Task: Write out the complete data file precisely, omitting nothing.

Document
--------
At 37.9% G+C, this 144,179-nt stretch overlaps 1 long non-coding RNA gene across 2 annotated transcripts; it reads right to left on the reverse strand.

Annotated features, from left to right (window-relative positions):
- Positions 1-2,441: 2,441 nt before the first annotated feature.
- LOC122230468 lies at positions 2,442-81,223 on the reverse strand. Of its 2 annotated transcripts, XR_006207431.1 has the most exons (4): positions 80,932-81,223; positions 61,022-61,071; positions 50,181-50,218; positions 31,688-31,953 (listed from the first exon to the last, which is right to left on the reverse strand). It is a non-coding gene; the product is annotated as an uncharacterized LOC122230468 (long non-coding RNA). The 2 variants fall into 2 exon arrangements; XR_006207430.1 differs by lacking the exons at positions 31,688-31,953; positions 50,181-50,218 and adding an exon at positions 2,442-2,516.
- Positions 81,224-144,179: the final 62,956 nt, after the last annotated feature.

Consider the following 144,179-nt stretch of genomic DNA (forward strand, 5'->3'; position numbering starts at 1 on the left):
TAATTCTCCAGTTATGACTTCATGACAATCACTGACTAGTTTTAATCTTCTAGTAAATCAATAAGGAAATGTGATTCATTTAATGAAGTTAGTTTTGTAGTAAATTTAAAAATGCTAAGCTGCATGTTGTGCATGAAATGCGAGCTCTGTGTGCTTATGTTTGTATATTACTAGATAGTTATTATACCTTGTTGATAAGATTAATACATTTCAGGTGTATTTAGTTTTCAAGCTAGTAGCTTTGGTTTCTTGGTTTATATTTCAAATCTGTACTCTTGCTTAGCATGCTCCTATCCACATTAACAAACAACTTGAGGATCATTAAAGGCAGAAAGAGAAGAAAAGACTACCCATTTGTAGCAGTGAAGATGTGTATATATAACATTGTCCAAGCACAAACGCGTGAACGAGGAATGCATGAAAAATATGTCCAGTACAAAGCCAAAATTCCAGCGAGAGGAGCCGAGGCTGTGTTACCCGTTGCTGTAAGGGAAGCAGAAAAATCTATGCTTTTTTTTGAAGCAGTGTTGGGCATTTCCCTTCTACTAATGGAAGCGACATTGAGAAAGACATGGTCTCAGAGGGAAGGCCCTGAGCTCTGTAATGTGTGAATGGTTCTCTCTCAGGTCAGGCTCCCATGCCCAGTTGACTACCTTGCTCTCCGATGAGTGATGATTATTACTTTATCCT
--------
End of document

At 37.9% G+C, this 144,179-nt stretch overlaps 1 long non-coding RNA gene across 2 annotated transcripts; it reads right to left on the reverse strand.

Annotated features, from left to right (window-relative positions):
- Positions 1-2,441: 2,441 nt before the first annotated feature.
- LOC122230468 lies at positions 2,442-81,223 on the reverse strand. Of its 2 annotated transcripts, XR_006207431.1 has the most exons (4): positions 80,932-81,223; positions 61,022-61,071; positions 50,181-50,218; positions 31,688-31,953 (listed from the first exon to the last, which is right to left on the reverse strand). It is a non-coding gene; the product is annotated as an uncharacterized LOC122230468 (long non-coding RNA). The 2 variants fall into 2 exon arrangements; XR_006207430.1 differs by lacking the exons at positions 31,688-31,953; positions 50,181-50,218 and adding an exon at positions 2,442-2,516.
- Positions 81,224-144,179: the final 62,956 nt, after the last annotated feature.

Consider the following 144,179-nt stretch of genomic DNA (forward strand, 5'->3'; position numbering starts at 1 on the left):
TAATTCTCCAGTTATGACTTCATGACAATCACTGACTAGTTTTAATCTTCTAGTAAATCAATAAGGAAATGTGATTCATTTAATGAAGTTAGTTTTGTAGTAAATTTAAAAATGCTAAGCTGCATGTTGTGCATGAAATGCGAGCTCTGTGTGCTTATGTTTGTATATTACTAGATAGTTATTATACCTTGTTGATAAGATTAATACATTTCAGGTGTATTTAGTTTTCAAGCTAGTAGCTTTGGTTTCTTGGTTTATATTTCAAATCTGTACTCTTGCTTAGCATGCTCCTATCCACATTAACAAACAACTTGAGGATCATTAAAGGCAGAAAGAGAAGAAAAGACTACCCATTTGTAGCAGTGAAGATGTGTATATATAACATTGTCCAAGCACAAACGCGTGAACGAGGAATGCATGAAAAATATGTCCAGTACAAAGCCAAAATTCCAGCGAGAGGAGCCGAGGCTGTGTTACCCGTTGCTGTAAGGGAAGCAGAAAAATCTATGCTTTTTTTTGAAGCAGTGTTGGGCATTTCCCTTCTACTAATGGAAGCGACATTGAGAAAGACATGGTCTCAGAGGGAAGGCCCTGAGCTCTGTAATGTGTGAATGGTTCTCTCTCAGGTCAGGCTCCCATGCCCAGTTGACTACCTTGCTCTCCGATGAGTGATGATTATTACTTTATCCT